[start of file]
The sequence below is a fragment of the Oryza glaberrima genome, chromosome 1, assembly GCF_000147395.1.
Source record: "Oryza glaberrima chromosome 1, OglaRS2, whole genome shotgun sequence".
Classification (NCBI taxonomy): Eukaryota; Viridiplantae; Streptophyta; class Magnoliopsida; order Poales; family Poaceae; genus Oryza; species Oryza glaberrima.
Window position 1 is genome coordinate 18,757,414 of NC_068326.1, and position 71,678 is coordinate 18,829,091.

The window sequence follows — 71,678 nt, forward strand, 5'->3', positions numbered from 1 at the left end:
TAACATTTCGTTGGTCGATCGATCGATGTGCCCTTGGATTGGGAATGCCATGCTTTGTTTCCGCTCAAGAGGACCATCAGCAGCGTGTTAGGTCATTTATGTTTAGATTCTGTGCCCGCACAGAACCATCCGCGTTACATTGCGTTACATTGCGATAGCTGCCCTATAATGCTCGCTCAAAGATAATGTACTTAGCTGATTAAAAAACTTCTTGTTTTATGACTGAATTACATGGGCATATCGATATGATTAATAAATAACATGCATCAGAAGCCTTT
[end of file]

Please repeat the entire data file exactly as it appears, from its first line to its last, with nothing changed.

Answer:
The sequence below is a fragment of the Oryza glaberrima genome, chromosome 1, assembly GCF_000147395.1.
Source record: "Oryza glaberrima chromosome 1, OglaRS2, whole genome shotgun sequence".
Classification (NCBI taxonomy): Eukaryota; Viridiplantae; Streptophyta; class Magnoliopsida; order Poales; family Poaceae; genus Oryza; species Oryza glaberrima.
Window position 1 is genome coordinate 18,757,414 of NC_068326.1, and position 71,678 is coordinate 18,829,091.

The window sequence follows — 71,678 nt, forward strand, 5'->3', positions numbered from 1 at the left end:
TAACATTTCGTTGGTCGATCGATCGATGTGCCCTTGGATTGGGAATGCCATGCTTTGTTTCCGCTCAAGAGGACCATCAGCAGCGTGTTAGGTCATTTATGTTTAGATTCTGTGCCCGCACAGAACCATCCGCGTTACATTGCGTTACATTGCGATAGCTGCCCTATAATGCTCGCTCAAAGATAATGTACTTAGCTGATTAAAAAACTTCTTGTTTTATGACTGAATTACATGGGCATATCGATATGATTAATAAATAACATGCATCAGAAGCCTTT